Recent years have seen a remarkable increase in the computational power we have at our disposal, which has been the driving force behind the emergence of large scale deep learning systems. Today, the field of computational linguistics is dominated by high capacity neural models that in many cases outperform even human baselines on a wide variety of language-based tasks. However, a serious drawback to the development of these semantic models is in the ambiguity of these representations, as the dimensions of these feature vectors are no longer characterised by clear, recognisable units of meaning. Even though these models have produced state-of-the-art performance on natural language tasks, it has come at the cost of interpretability of both the models and the word representations derived from them. Because of their lack of interpretability, it can be difficult for researchers to gain a deeper understanding of the types of knowledge that these semantic models actually represent, or make incremental improvements towards more structured representations. One approach researchers have used to overcome these problems is to directly consider our own language understanding. Humans' semantic knowledge contains a valuable account of lexical meaning, drawing from a broad range of linguistic and perceptual information. Promisingly, dense embedding models perform well on intrinsic evaluation tasks that indirectly compare semantic information in the models with human judgements and other human-derived data, which can help explain certain behavioural phenomena. The focus of this dissertation is towards gaining a deeper understanding of computational models that aim to learn the meaning of words by determining whether they capture similar grounded perceptual knowledge reflected in human conceptual meaning.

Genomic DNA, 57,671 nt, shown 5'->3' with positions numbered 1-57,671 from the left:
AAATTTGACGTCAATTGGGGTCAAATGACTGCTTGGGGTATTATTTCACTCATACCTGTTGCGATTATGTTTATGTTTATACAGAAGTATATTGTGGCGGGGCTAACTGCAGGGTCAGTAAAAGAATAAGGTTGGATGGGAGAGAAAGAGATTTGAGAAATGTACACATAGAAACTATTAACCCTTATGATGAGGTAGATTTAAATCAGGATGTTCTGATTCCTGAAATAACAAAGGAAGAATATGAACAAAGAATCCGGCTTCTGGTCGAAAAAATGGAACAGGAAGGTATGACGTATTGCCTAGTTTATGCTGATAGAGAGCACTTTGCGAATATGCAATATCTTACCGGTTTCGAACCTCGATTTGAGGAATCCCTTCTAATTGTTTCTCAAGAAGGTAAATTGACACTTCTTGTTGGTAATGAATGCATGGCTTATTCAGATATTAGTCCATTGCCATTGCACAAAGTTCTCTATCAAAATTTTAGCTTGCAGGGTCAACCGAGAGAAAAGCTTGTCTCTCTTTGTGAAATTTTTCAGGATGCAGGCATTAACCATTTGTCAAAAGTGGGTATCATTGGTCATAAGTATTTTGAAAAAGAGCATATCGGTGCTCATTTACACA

|Date of Award
- Queen's University Belfast
|Brian Murphy (Supervisor), Paul Miller (Supervisor) & Barry Devereux (Supervisor)